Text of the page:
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Honda Vario 125 Takeoff shudder


SlowRida
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I am often very gentle on the throttle, but i do want better take off rather than just slipping the clutch and lugging the engine on uphills so i changed some parts of the cvt, particularly the roller weights (15-14 grams). Now the whole scoot shudders when feathering the throttle at 8-11 kph. I switched back to stock configuration and the shudder is gone, now it just slips way too much at takeoff.

Currently i have the ncy variator w/ 14 grams as well as ncy clutch with 800rpm clutch spring and contra spring, the shudder is there but it is not very noticeable, but the gearing feels too high for hills so i intend to either increase the contra spring rate or decrease variator weight.

I had the feeling that the shudder is because the engine is quite torquey at low rpms, and that same torque is wasted on clutch slip hence the reason why I'm changing parts 

Any ideas how i can switch to lower variator weights without having shudders?

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Many tens of thousands of riders do just fine w/ stock transmission

in the  Click/Vario

that top Honda engineers specified...

Shocking that you attempt to re-engineer

disappoints.?

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#1 Clutch shudder is normally caused by dust in the clutch. caused by being ridden too cautiously. But since you have had the whole thing apart the dust may have been cleaned out.

 

#2 You have changed too many things at once. So which bits made what difference we don't know. We don't have Vario here? So I will assume the same as a Click 125 which uses the old PCX 125 engine.

Stock weights are 15g or 17g on the newer ESP set up. Conventional thinking says 85-90% for a bit more get up and go. So 12g or 13g should do the trick. With stock spring. Engine produces max torque at 5000rpm so for uphill work the engine should be kept at that. 

 

#3 800 rpm counter spring? I have never really figures out what means. 800 rpm clutch springs OK.  That should mean that the clutch engages at 800 rpm which would be about 800x2.85=2280 rpm which seems a bit low to me. My Zoomer (110) stall, as I bought it, was 3150. So 1000rpm higher than yours. Now it is 5300 which is better for uphill 2-up. ( max torgue at 6500). I am using Dr. Pulley variator and 11g weights all else is stock.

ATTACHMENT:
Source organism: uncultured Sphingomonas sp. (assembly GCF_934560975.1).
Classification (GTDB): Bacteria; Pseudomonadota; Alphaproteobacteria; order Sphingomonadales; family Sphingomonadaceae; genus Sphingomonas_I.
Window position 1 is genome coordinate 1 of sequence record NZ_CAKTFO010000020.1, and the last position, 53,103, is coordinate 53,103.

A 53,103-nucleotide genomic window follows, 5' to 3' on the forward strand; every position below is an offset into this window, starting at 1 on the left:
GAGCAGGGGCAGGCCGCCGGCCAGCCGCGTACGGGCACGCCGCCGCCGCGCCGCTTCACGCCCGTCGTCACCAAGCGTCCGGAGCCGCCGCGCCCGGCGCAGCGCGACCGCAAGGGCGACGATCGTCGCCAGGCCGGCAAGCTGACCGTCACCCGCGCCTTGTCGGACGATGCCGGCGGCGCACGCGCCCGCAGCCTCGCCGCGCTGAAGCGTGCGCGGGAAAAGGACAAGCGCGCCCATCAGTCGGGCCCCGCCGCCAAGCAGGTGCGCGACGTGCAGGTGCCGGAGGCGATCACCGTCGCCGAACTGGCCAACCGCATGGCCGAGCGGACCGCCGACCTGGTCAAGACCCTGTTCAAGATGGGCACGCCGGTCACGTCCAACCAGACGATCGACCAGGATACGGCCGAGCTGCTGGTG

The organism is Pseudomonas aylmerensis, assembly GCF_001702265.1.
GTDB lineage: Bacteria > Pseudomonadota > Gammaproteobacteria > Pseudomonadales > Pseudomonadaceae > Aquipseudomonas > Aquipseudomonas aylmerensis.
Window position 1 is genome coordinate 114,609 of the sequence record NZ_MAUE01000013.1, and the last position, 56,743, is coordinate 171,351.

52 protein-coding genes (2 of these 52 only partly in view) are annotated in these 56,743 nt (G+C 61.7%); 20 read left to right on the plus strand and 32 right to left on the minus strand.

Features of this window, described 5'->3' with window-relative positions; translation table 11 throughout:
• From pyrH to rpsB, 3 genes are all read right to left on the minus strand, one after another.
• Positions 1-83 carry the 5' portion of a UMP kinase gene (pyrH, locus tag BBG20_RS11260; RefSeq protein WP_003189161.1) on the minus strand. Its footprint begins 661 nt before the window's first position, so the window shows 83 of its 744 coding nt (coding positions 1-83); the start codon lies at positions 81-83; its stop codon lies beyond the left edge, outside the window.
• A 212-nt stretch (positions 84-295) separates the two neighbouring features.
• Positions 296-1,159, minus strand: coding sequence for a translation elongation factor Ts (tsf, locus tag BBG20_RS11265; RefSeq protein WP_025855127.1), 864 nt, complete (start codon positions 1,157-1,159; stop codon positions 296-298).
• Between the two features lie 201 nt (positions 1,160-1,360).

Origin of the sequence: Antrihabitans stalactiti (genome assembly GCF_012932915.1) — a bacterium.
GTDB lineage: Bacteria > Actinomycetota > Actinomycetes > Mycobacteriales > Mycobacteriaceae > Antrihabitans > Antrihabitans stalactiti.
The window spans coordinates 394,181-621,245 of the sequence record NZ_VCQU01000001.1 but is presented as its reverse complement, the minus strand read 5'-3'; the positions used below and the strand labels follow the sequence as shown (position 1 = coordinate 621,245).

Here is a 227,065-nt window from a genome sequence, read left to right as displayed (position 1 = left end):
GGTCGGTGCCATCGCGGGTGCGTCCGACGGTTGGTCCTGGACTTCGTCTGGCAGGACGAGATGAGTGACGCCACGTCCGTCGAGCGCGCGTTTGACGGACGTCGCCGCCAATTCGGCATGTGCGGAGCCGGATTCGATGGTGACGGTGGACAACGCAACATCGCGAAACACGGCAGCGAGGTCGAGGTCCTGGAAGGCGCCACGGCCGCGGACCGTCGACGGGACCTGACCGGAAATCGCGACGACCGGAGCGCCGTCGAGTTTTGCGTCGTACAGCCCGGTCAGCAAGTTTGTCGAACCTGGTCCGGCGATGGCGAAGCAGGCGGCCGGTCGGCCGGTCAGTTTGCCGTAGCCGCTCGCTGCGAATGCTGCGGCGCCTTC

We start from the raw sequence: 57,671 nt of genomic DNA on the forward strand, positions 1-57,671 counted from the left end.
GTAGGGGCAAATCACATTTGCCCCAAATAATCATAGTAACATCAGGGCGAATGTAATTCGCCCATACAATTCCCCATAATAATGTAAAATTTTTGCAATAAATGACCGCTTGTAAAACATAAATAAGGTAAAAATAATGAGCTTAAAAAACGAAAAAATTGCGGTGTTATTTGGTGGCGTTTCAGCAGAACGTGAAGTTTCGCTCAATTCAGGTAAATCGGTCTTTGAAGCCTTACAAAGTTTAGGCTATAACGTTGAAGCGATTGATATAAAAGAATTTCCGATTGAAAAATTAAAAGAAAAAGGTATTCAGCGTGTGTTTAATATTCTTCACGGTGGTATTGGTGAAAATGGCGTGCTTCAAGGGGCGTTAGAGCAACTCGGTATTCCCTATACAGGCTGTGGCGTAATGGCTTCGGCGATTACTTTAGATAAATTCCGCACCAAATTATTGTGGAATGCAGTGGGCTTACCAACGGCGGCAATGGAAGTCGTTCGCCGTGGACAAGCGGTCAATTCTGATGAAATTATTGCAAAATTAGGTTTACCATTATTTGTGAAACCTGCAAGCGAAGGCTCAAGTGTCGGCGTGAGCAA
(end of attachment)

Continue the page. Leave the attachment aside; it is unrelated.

.

#4 I don't have any experience with NYC. It has a slightly smaller included angle at 28 degrees vs 30. but is the same diameter as stock . Or used to be. Whether it is machined, like Dr.Pulley/J.Costa to allow the weights to be more recessed at rest, lower gearing, I do not know. Did NYC come with a longer bushing than stock or shorter? Use the longest one.

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2 minutes ago, papa al said:

Shocking that you attempt to re-engineer

disappoints.?

A few years ago my brother-in-law bought a new 125cc motorbike and decided to start replacing parts in an attempt to make it faster, after several months the thing was junk, hard to start, always needing adjustments, not a smooth ride anymore.  Always replacing parts in an attempt to get it back to normal. Somethings are best left to the pros.

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3 hours ago, papa al said:

Many tens of thousands of riders do just fine w/ stock transmission

in the  Click/Vario

that top Honda engineers specified...

Shocking that you attempt to re-engineer

disappoints.?

I do know what the problem is, I'm just trying to find if people had actually solved the issue of the trans allowing for more torque than what the clutch could effectively transfer at low speed. Basically matching the engine speed at low speed to the capacity of the clutch by finding the right combinations, it'll eventually show itself, but asking at a forum is much easier lol.